BlastOne

Eliminating All "Whip" Hoses in Use Today

3/ 4" and 1" I.D. "whip" hoses are most often the cause of the largest pressure drops in the ENTIRE Blast Cleaning SYSTEM.

If you think we've lost our mind, read on! Whip hoses are very often used to give the operator a light weight and flexible hose next to the blast nozzle for comfort and to make it easier to bend the hose to get into difficult to access areas. The pressure loss created by choking down the flow of compressed air and abrasive with the smaller size hose reduces the blast nozzle pressure by as much as 10 PSI when using a 10" (3m) length of 3/4" (19mm) or 7 PSI when using a 1" (25mm) ID whip 10" (3m) long. These losses are based on the use of a 3/8" (9.5mm) orifice blast nozzle.

The question is not the need for a flexible or a light weight hose for the blaster to carry during a long blasting project but a smaller ID whip hose is no longer the only choice for blasters.

Light weight whip hose
Average blasting enviroment.

Instead of reducing the ID of the hose near the blast nozzle, use the new 1¼" ID SupFlex hose right up to the blast nozzle holder. This eliminates the reduction in size of the blast hose, will give even more flexibility than the present whip hoses, but will hold the pressure drop to the absolute minimum.

For every CFM of pressure loss you have between the air compressor and blast nozzle, the efficiency of the entire blast cleaning operation is reduced by 1½%. If you eliminate a 10 PSI loss by using 1¼" (32mm) ID SupaFlex hose instead of a 3/4" (19mm) regular whip, there is the 15% we promised you. Even if you are using a 1" ID whip hose, we will reduce the pressure drop by about 7 PSI, which is a 10% efficiency increase by using SupaFlex hose. The calculations are based on your using a 3/8" (9.5mm) long venturi style blast nozzle and 10" (3m) of 3/4" (19mm) or 1" ID whip hose. If you are using longer whips, 16" (5m), 25" (7.5m) or even 50" (15m) whip hoses, your savings will be even greater. Meter for meter, the 2-PLY SUPA hose is just slightly heavier than 3/4" (19mm) ID regular blast hoses, but is about 30% lighter than either type of 1" (25mm) ID This ought to keep the blast operator happy.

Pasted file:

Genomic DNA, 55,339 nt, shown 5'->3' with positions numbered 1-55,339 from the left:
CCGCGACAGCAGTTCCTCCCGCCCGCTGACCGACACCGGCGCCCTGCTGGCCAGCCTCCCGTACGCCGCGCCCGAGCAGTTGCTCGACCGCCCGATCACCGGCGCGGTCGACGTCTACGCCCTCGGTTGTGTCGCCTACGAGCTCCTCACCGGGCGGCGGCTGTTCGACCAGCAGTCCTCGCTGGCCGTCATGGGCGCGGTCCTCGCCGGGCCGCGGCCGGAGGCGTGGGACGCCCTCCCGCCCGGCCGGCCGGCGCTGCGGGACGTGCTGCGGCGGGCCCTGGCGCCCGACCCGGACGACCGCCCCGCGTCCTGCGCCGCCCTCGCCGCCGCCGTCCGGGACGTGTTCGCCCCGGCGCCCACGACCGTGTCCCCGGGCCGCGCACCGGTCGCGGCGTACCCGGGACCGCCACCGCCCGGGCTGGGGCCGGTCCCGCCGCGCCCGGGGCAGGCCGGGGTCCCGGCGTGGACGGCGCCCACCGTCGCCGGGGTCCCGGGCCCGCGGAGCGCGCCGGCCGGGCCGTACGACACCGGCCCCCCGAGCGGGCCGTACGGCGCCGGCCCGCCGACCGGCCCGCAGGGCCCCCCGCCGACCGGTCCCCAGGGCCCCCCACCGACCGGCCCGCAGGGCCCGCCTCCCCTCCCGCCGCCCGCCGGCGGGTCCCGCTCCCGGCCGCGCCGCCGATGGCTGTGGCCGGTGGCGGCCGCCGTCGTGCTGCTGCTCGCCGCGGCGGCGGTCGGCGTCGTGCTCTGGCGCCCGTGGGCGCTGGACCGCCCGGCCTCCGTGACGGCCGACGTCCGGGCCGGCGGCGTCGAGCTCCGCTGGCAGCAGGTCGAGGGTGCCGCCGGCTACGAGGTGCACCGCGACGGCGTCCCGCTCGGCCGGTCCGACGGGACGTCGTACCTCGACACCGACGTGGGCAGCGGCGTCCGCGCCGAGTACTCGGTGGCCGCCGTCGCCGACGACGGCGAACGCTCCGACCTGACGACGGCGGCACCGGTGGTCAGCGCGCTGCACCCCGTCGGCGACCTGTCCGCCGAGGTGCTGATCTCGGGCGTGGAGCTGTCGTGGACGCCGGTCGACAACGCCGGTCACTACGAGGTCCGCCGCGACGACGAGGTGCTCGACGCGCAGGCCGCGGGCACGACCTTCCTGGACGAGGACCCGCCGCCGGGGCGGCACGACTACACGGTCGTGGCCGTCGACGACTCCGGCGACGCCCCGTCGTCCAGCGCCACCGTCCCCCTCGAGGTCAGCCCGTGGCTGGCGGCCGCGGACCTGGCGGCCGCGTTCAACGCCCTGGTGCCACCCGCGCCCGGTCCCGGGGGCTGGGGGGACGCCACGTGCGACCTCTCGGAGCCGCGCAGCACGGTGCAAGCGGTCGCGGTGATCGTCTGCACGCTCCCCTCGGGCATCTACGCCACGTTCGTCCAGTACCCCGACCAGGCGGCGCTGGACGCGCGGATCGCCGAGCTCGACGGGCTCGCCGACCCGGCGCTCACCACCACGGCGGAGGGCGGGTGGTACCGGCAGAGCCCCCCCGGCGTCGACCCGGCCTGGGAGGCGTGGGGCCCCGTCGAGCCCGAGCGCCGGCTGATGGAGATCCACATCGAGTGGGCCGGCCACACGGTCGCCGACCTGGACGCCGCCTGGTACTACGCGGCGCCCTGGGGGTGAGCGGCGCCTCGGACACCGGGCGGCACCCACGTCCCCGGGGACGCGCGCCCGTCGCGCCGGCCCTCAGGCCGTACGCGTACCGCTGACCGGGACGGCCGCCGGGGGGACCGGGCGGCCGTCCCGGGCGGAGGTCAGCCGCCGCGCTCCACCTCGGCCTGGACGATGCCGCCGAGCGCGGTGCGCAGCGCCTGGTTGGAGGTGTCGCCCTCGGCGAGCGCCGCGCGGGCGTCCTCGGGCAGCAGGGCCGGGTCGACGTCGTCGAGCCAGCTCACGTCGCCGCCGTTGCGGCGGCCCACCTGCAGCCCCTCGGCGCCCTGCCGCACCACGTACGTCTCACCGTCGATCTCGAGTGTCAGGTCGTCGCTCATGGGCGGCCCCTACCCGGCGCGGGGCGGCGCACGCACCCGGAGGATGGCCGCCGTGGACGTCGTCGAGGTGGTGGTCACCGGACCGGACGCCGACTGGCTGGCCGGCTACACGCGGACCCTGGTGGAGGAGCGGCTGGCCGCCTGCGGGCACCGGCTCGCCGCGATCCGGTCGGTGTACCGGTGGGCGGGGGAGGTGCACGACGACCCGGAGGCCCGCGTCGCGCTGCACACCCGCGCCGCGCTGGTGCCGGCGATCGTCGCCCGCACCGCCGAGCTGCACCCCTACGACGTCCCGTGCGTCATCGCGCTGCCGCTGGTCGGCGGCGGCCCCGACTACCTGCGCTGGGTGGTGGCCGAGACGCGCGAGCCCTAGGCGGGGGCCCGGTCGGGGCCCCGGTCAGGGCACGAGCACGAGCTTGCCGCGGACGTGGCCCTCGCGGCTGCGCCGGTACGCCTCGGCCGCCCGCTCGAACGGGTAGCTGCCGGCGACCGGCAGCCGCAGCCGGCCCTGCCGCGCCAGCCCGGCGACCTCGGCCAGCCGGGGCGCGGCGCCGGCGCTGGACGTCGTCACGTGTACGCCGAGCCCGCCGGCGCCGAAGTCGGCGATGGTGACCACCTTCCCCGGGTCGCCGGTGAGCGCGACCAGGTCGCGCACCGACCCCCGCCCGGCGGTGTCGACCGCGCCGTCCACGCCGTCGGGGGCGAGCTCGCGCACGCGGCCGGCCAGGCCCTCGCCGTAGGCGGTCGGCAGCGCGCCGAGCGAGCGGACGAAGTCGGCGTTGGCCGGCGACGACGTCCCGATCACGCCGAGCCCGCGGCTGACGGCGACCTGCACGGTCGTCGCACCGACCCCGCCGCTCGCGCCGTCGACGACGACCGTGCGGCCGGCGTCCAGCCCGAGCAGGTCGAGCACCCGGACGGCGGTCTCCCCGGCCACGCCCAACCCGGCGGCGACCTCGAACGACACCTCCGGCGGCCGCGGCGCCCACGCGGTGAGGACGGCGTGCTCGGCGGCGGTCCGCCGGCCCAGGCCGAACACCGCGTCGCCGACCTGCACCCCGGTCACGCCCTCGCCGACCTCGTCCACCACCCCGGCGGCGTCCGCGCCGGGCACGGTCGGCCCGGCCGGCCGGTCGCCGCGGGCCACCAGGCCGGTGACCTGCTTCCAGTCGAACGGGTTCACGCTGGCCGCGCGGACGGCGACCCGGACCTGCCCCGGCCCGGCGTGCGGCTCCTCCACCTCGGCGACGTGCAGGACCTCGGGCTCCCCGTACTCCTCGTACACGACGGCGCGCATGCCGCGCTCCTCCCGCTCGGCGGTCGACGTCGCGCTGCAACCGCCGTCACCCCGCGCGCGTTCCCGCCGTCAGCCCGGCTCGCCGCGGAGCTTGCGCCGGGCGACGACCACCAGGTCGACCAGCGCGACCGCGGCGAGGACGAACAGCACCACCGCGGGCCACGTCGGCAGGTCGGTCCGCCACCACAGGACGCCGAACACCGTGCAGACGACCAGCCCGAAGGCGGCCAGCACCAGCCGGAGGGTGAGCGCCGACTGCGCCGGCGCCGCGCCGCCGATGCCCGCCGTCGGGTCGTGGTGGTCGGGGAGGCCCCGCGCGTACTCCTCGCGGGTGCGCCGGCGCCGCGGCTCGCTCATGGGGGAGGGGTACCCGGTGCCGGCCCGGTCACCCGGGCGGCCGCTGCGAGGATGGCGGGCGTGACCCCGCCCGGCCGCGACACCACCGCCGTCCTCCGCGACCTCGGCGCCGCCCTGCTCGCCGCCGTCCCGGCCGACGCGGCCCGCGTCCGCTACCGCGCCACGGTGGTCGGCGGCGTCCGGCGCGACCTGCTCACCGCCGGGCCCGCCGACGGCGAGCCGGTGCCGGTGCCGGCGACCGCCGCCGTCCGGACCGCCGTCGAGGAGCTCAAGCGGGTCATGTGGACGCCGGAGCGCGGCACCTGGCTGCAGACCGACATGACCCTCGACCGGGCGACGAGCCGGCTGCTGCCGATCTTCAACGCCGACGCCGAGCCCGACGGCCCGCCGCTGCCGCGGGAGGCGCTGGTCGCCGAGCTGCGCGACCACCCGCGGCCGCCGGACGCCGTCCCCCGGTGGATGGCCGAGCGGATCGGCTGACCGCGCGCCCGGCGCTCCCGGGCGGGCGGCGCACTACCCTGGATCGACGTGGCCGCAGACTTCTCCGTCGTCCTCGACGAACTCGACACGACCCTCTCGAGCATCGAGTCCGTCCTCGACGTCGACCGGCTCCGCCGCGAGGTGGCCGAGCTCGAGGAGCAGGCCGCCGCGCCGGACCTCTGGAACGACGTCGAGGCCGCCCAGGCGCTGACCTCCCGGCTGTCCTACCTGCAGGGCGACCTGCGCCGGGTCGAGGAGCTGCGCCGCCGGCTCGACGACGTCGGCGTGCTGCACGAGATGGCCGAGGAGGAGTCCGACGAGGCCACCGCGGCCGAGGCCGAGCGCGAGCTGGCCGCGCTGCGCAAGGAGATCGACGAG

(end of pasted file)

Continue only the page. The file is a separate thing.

When you start to plan the blast hose type, length and ID size, you should use the same principles of distribution used by water and gas companies when they plan lines into a new sub-division. They will start out with perhaps a 16" (40cm) line, run it for a couple of kilometers, reduce it down to 12" (30cm) for a couple of kilometers, then down to 8" (20cm) or 10" (25cm) to keep the volume and pressure high even to the last lot. We need to use the same ideas in planning the blast hose sizes. If you will be working within a 50" (15m) to 100" (30m) radius of the blast machine, and will use a 3/8" (19mm) long venturi blast nozzle, 1¼" (32mm) ID blast hose should be used, with NO whip. If you will be working beyond 100" (30m) and for some reason cannot locate your air compressor and/or blast machine closer to the work area, use 1½" (38mm) ID as your "feeder" hose to within 50" (15m) of the work area and then reduce to 1¼" (32mm) ID SupaFlex hose to the blast nozzle. This planned blast hose SYSTEM will give you the least possible pressure drops. All the above is based on your work area being no higher than 25" (7.5m) above ground, which we will cover in a later tip.